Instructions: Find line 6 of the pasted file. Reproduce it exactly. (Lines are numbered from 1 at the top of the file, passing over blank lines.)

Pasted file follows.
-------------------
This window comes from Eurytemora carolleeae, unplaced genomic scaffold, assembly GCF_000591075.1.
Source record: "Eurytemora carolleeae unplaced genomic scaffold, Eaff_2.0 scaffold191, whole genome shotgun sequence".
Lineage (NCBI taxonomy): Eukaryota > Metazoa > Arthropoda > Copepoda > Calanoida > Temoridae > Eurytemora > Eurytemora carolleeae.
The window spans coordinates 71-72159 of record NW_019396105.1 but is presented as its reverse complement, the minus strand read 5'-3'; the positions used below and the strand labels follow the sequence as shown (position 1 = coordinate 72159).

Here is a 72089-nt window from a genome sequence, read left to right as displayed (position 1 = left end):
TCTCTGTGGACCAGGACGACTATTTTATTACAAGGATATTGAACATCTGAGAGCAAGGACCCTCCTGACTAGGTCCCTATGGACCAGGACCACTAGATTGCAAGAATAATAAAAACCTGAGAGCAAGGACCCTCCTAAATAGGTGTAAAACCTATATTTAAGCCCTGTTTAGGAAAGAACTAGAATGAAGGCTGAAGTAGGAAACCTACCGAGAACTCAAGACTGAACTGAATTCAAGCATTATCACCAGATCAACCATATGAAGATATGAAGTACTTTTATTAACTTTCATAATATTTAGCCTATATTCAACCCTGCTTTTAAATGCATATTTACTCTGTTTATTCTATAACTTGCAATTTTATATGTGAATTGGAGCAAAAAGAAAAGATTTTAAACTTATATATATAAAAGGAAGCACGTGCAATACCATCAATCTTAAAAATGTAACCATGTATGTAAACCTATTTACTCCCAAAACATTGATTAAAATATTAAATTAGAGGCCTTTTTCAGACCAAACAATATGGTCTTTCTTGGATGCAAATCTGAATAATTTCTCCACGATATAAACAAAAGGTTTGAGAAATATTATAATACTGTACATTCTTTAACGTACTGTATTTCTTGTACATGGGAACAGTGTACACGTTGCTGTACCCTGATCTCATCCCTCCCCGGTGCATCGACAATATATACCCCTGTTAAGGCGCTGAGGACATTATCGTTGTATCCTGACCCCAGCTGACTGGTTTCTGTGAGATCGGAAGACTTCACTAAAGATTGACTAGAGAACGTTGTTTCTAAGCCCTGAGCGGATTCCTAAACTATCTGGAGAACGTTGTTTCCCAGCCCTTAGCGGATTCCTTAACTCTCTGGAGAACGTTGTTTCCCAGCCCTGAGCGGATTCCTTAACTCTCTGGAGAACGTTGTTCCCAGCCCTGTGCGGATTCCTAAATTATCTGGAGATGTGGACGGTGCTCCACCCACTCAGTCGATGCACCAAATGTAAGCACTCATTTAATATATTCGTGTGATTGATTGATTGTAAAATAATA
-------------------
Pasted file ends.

TCTCTGTGGACCAGGACGACTATTTTATTACAAGGATATTGAACATCTGAGAGCAAGGACCCTCCTGACTAGGTCCCTATGGACCAGGACCACTAGATTGCAAGAATAATAAAAACCTGAGAGCAAGGACCCTCCTAAATAGGTGTAAAACCTATATTTAAGCCCTGTTTAGGAAAGAACTAGAATGAAGGCTGAAGTAGGAAACCTACCGAGAACTCAAGACTGAACTGAATTCAAGCATTATCACCAGATCAACCATATGAAGATATGAAGTACTTTTATTAACTTTCATAATATTTAGCCTATATTCAACCCTGCTTTTAAATGCATATTTACTCTGTTTATTCTATAACTTGCAATTTTATATGTGAATTGGAGCAAAAAGAAAAGATTTTAAACTTATATATATAAAAGGAAGCACGTGCAATACCATCAATCTTAAAAATGTAACCATGTATGTAAACCTATTTACTCCCAAAACATTGATTAAAATATTAAATTAGAGGCCTTTTTCAGACCAAACAATATGGTCTTTCTTGGATGCAAATCTGAATAATTTCTCCACGATATAAACAAAAGGTTTGAGAAATATTATAATACTGTACATTCTTTAACGTACTGTATTTCTTGTACATGGGAACAGTGTACACGTTGCTGTACCCTGATCTCATCCCTCCCCGGTGCATCGACAATATATACCCCTGTTAAGGCGCTGAGGACATTATCGTTGTATCCTGACCCCAGCTGACTGGTTTCTGTGAGATCGGAAGACTTCACTAAAGATTGACTAGAGAACGTTGTTTCTAAGCCCTGAGCGGATTCCTAAACTATCTGGAGAACGTTGTTTCCCAGCCCTTAGCGGATTCCTTAACTCTCTGGAGAACGTTGTTTCCCAGCCCTGAGCGGATTCCTTAACTCTCTGGAGAACGTTGTTCCCAGCCCTGTGCGGATTCCTAAATTATCTGGAGATGTGGACGGTGCTCCACCCACTCAGTCGATGCACCAAATGTAAGCACTCATTTAATATATTCGTGTGATTGATTGATTGTAAAATAATA